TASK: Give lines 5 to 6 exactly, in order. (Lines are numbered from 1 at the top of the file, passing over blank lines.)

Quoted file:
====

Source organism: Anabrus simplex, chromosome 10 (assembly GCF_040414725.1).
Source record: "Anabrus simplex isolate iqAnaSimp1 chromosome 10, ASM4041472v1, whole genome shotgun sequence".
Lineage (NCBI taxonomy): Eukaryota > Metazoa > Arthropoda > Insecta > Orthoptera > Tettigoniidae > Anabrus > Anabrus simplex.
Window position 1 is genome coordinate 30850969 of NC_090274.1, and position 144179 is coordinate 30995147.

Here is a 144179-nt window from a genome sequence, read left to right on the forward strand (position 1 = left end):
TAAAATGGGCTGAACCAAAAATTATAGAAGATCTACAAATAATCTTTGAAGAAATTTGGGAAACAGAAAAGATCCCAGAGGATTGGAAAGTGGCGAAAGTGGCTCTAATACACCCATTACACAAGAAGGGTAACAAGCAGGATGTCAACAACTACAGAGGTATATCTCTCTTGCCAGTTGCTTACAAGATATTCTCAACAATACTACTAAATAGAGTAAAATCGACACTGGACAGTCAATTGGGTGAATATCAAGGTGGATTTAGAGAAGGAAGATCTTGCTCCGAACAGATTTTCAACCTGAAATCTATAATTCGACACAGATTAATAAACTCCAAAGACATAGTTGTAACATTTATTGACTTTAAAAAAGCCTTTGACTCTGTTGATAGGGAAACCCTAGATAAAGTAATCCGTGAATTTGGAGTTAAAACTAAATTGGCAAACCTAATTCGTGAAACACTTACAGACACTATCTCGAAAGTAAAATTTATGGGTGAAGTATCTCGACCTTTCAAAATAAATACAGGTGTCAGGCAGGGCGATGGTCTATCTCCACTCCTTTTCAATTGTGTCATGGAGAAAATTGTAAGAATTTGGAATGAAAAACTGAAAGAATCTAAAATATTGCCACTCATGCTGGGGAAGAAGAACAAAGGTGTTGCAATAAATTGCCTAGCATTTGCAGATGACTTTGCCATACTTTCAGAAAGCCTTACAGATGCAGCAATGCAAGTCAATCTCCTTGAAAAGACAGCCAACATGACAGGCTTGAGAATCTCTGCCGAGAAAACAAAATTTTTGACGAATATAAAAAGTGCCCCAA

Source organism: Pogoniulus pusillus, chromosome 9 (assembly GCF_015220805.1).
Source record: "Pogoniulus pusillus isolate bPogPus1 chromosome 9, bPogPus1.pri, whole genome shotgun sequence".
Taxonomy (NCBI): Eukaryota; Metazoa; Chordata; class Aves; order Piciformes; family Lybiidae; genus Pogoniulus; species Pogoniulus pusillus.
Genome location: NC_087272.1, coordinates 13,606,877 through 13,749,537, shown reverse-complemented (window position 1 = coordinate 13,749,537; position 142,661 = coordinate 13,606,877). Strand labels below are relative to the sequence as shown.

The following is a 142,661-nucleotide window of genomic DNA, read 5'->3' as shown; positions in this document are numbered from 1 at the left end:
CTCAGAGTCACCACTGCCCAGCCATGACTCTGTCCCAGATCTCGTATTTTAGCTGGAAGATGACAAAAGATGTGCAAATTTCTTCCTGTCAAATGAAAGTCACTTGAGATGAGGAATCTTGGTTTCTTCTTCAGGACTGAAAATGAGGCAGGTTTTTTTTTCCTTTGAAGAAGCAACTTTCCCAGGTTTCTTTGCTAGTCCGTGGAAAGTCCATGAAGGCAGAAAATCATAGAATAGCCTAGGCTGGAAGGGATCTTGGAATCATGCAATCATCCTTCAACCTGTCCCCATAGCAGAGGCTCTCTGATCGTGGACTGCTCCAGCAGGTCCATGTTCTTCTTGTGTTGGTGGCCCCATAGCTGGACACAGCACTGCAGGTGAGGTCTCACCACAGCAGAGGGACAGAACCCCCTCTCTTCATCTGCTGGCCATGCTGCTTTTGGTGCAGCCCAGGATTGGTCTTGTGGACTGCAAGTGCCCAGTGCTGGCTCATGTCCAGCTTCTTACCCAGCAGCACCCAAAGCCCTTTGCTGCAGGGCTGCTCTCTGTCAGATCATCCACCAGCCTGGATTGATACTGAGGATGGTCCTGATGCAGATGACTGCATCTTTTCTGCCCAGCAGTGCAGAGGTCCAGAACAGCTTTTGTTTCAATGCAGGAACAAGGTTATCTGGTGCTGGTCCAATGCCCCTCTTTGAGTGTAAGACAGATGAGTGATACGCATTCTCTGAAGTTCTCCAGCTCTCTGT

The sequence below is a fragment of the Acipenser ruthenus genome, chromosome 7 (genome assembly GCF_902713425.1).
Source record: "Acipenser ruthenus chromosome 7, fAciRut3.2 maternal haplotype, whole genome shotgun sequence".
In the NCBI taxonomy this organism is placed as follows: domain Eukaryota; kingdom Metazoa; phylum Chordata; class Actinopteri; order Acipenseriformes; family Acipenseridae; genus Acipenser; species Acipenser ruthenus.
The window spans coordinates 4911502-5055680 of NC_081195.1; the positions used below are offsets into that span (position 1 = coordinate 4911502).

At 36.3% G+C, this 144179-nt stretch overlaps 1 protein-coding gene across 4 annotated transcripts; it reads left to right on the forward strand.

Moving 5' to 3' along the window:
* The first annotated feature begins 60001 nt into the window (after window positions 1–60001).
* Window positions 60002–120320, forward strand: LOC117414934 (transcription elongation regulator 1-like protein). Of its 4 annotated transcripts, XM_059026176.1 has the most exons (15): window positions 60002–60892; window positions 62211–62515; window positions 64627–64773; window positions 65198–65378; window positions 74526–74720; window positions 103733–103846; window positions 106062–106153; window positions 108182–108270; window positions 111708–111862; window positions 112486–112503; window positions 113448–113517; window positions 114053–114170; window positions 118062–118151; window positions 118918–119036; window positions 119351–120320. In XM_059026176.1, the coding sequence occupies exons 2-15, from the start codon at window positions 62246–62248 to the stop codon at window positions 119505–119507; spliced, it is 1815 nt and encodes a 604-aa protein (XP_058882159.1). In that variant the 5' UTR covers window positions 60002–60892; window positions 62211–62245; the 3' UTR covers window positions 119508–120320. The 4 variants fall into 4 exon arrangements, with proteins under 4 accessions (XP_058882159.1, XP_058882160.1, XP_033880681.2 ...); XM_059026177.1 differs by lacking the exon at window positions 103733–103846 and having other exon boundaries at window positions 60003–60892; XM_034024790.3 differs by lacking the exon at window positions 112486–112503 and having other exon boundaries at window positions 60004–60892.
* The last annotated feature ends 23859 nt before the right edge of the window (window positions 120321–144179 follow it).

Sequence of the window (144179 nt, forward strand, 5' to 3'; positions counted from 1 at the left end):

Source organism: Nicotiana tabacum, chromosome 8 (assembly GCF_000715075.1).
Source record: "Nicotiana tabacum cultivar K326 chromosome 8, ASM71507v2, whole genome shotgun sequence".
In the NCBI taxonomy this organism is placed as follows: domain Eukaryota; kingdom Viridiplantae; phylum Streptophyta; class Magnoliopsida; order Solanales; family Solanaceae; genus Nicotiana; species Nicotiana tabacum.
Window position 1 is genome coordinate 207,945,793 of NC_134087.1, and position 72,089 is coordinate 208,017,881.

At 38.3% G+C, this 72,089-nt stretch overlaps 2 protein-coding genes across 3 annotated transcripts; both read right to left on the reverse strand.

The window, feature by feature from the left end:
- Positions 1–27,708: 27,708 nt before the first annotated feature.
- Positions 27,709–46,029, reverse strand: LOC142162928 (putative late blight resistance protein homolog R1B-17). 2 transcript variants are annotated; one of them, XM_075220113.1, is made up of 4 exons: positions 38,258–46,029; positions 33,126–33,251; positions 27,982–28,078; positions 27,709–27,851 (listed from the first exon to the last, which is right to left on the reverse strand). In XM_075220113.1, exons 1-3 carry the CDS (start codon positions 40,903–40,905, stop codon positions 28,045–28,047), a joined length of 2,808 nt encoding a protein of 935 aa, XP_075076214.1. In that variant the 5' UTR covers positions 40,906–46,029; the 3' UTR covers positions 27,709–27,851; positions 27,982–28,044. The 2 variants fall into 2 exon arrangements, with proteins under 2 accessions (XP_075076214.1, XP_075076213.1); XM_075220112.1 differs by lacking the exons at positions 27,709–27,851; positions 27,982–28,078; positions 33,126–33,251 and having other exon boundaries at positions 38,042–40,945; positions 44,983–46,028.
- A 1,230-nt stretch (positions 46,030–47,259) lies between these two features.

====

Here is a 144179-nt window from a genome sequence, read left to right on the forward strand (position 1 = left end):
TAAAATGGGCTGAACCAAAAATTATAGAAGATCTACAAATAATCTTTGAAGAAATTTGGGAAACAGAAAAGATCCCAGAGGATTGGAAAGTGGCGAAAGTGGCTCTAATACACCCATTACACAAGAAGGGTAACAAGCAGGATGTCAACAACTACAGAGGTATATCTCTCTTGCCAGTTGCTTACAAGATATTCTCAACAATACTACTAAATAGAGTAAAATCGACACTGGACAGTCAATTGGGTGAATATCAAGGTGGATTTAGAGAAGGAAGATCTTGCTCCGAACAGATTTTCAACCTGAAATCTATAATTCGACACAGATTAATAAACTCCAAAGACATAGTTGTAACATTTATTGACTTTAAAAAAGCCTTTGACTCTGTTGATAGGGAAACCCTAGATAAAGTAATCCGTGAATTTGGAGTTAAAACTAAATTGGCAAACCTAATTCGTGAAACACTTACAGACACTATCTCGAAAGTAAAATTTATGGGTGAAGTATCTCGACCTTTCAAAATAAATACAGGTGTCAGGCAGGGCGATGGTCTATCTCCACTCCTTTTCAATTGTGTCATGGAGAAAATTGTAAGAATTTGGAATGAAAAACTGAAAGAATCTAAAATATTGCCACTCATGCTGGGGAAGAAGAACAAAGGTGTTGCAATAAATTGCCTAGCATTTGCAGATGACTTTGCCATACTTTCAGAAAGCCTTACAGATGCAGCAATGCAAGTCAATCTCCTTGAAAAGACAGCCAACATGACAGGCTTGAGAATCTCTGCCGAGAAAACAAAATTTTTGACGAATATAAAAAGTGCCCCAA